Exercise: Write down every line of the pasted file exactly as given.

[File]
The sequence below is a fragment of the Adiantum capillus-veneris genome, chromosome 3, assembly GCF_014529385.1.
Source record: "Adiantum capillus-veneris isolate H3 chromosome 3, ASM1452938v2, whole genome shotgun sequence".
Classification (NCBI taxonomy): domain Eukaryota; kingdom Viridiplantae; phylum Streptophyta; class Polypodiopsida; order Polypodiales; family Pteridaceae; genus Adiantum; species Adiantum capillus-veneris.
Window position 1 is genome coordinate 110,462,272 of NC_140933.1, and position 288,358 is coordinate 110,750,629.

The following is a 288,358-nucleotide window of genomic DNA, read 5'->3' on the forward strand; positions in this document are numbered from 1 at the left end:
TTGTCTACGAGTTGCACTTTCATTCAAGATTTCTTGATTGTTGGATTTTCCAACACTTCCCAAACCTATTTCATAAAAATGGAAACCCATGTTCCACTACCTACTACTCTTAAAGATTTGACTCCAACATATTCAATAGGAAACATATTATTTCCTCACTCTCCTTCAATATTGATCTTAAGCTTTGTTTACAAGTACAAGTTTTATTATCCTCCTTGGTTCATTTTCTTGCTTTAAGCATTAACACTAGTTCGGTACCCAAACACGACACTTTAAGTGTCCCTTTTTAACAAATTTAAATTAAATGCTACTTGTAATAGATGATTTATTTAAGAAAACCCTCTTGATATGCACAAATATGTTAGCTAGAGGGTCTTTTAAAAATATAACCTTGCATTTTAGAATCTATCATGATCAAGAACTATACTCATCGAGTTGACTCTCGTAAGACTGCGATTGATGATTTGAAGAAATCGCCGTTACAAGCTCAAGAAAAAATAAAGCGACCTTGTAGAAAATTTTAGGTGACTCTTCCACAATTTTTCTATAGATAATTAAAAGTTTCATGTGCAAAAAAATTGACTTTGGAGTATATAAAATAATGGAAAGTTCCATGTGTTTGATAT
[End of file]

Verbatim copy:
The sequence below is a fragment of the Adiantum capillus-veneris genome, chromosome 3, assembly GCF_014529385.1.
Source record: "Adiantum capillus-veneris isolate H3 chromosome 3, ASM1452938v2, whole genome shotgun sequence".
Classification (NCBI taxonomy): domain Eukaryota; kingdom Viridiplantae; phylum Streptophyta; class Polypodiopsida; order Polypodiales; family Pteridaceae; genus Adiantum; species Adiantum capillus-veneris.
Window position 1 is genome coordinate 110,462,272 of NC_140933.1, and position 288,358 is coordinate 110,750,629.

The following is a 288,358-nucleotide window of genomic DNA, read 5'->3' on the forward strand; positions in this document are numbered from 1 at the left end:
TTGTCTACGAGTTGCACTTTCATTCAAGATTTCTTGATTGTTGGATTTTCCAACACTTCCCAAACCTATTTCATAAAAATGGAAACCCATGTTCCACTACCTACTACTCTTAAAGATTTGACTCCAACATATTCAATAGGAAACATATTATTTCCTCACTCTCCTTCAATATTGATCTTAAGCTTTGTTTACAAGTACAAGTTTTATTATCCTCCTTGGTTCATTTTCTTGCTTTAAGCATTAACACTAGTTCGGTACCCAAACACGACACTTTAAGTGTCCCTTTTTAACAAATTTAAATTAAATGCTACTTGTAATAGATGATTTATTTAAGAAAACCCTCTTGATATGCACAAATATGTTAGCTAGAGGGTCTTTTAAAAATATAACCTTGCATTTTAGAATCTATCATGATCAAGAACTATACTCATCGAGTTGACTCTCGTAAGACTGCGATTGATGATTTGAAGAAATCGCCGTTACAAGCTCAAGAAAAAATAAAGCGACCTTGTAGAAAATTTTAGGTGACTCTTCCACAATTTTTCTATAGATAATTAAAAGTTTCATGTGCAAAAAAATTGACTTTGGAGTATATAAAATAATGGAAAGTTCCATGTGTTTGATAT